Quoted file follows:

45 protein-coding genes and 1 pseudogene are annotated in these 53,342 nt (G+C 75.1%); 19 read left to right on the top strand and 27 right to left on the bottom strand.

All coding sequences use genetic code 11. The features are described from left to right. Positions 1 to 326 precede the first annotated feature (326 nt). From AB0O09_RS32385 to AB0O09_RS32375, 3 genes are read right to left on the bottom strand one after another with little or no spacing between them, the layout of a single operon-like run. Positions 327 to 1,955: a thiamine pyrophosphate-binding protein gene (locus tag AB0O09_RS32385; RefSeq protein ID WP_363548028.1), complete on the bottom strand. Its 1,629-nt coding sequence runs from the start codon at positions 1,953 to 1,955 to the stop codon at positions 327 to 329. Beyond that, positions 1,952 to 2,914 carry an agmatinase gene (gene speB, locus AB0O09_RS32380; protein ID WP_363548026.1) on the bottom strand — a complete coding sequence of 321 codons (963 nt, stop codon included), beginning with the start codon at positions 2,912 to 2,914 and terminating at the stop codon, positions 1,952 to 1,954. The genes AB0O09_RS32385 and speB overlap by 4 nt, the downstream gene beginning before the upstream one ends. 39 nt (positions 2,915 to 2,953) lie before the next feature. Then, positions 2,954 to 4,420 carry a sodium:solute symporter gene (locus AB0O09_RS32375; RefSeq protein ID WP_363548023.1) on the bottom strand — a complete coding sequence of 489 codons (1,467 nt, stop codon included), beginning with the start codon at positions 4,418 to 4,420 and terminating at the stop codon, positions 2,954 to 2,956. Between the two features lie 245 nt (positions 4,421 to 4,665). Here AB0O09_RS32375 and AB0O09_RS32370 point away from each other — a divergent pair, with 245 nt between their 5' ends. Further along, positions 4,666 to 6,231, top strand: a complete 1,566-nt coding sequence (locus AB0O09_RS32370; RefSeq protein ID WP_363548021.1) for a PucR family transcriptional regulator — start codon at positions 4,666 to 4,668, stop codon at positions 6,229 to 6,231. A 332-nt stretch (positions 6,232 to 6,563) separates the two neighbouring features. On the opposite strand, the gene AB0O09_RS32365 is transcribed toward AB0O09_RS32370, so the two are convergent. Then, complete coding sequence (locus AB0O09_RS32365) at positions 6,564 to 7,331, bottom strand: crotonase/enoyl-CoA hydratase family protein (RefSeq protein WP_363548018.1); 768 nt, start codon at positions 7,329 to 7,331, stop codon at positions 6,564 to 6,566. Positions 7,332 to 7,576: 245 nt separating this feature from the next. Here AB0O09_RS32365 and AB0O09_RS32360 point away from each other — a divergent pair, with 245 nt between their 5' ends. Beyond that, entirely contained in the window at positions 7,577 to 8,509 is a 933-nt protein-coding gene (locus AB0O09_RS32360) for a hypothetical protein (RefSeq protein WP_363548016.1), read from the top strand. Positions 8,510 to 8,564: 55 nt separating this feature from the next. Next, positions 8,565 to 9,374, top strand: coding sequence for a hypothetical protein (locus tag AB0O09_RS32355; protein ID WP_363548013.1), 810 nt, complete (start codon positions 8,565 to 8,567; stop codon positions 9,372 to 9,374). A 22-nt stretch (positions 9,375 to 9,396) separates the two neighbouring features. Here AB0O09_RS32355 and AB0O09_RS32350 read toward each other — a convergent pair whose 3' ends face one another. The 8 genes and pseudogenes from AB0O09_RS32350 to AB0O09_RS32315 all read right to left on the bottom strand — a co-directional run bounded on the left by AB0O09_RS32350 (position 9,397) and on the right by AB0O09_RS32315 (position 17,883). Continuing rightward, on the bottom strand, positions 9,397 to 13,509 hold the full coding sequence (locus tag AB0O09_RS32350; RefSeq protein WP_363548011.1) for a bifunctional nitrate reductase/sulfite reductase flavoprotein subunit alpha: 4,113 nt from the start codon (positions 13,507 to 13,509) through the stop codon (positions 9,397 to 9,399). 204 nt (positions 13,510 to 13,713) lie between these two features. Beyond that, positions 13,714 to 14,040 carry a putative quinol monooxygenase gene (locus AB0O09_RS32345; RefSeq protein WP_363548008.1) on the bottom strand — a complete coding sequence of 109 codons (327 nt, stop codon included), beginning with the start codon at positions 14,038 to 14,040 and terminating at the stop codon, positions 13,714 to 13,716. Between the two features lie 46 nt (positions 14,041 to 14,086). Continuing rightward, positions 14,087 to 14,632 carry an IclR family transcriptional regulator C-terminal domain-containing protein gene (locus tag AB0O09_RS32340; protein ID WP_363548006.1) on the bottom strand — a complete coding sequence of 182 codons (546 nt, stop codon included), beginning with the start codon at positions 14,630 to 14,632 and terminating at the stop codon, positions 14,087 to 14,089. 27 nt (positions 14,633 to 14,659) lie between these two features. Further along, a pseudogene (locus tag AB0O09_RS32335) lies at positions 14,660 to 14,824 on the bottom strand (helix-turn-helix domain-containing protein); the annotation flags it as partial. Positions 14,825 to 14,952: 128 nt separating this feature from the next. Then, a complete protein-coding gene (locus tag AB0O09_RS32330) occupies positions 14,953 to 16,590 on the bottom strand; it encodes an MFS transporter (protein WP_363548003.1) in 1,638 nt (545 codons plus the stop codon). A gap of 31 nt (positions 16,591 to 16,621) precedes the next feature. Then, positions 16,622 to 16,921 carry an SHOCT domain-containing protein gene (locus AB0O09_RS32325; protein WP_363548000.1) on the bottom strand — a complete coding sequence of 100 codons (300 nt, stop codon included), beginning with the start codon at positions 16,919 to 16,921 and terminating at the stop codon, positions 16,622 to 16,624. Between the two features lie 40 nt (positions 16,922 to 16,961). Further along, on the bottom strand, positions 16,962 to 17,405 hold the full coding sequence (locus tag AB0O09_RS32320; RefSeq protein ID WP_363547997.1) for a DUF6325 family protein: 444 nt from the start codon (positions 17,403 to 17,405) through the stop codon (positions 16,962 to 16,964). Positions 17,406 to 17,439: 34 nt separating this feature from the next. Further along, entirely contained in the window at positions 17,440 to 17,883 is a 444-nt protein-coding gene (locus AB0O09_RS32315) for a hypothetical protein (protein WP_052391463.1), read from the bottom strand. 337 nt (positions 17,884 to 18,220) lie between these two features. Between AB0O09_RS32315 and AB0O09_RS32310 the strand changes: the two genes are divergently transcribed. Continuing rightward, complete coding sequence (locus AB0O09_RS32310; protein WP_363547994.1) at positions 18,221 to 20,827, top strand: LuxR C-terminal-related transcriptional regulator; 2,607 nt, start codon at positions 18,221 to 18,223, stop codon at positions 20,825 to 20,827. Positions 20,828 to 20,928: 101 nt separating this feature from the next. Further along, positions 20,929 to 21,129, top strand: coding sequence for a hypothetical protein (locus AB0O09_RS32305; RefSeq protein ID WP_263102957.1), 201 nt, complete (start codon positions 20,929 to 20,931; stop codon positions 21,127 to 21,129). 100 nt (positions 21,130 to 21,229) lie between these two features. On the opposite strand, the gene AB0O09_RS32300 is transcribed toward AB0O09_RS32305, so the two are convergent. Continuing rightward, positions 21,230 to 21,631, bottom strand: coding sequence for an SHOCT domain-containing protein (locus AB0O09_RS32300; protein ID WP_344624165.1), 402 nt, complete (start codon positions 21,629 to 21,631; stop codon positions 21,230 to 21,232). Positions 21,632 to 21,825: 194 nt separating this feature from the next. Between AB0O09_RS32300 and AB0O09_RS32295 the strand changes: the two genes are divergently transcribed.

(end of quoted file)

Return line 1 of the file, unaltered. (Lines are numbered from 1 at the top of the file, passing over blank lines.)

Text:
45 protein-coding genes and 1 pseudogene are annotated in these 53,342 nt (G+C 75.1%); 19 read left to right on the top strand and 27 right to left on the bottom strand.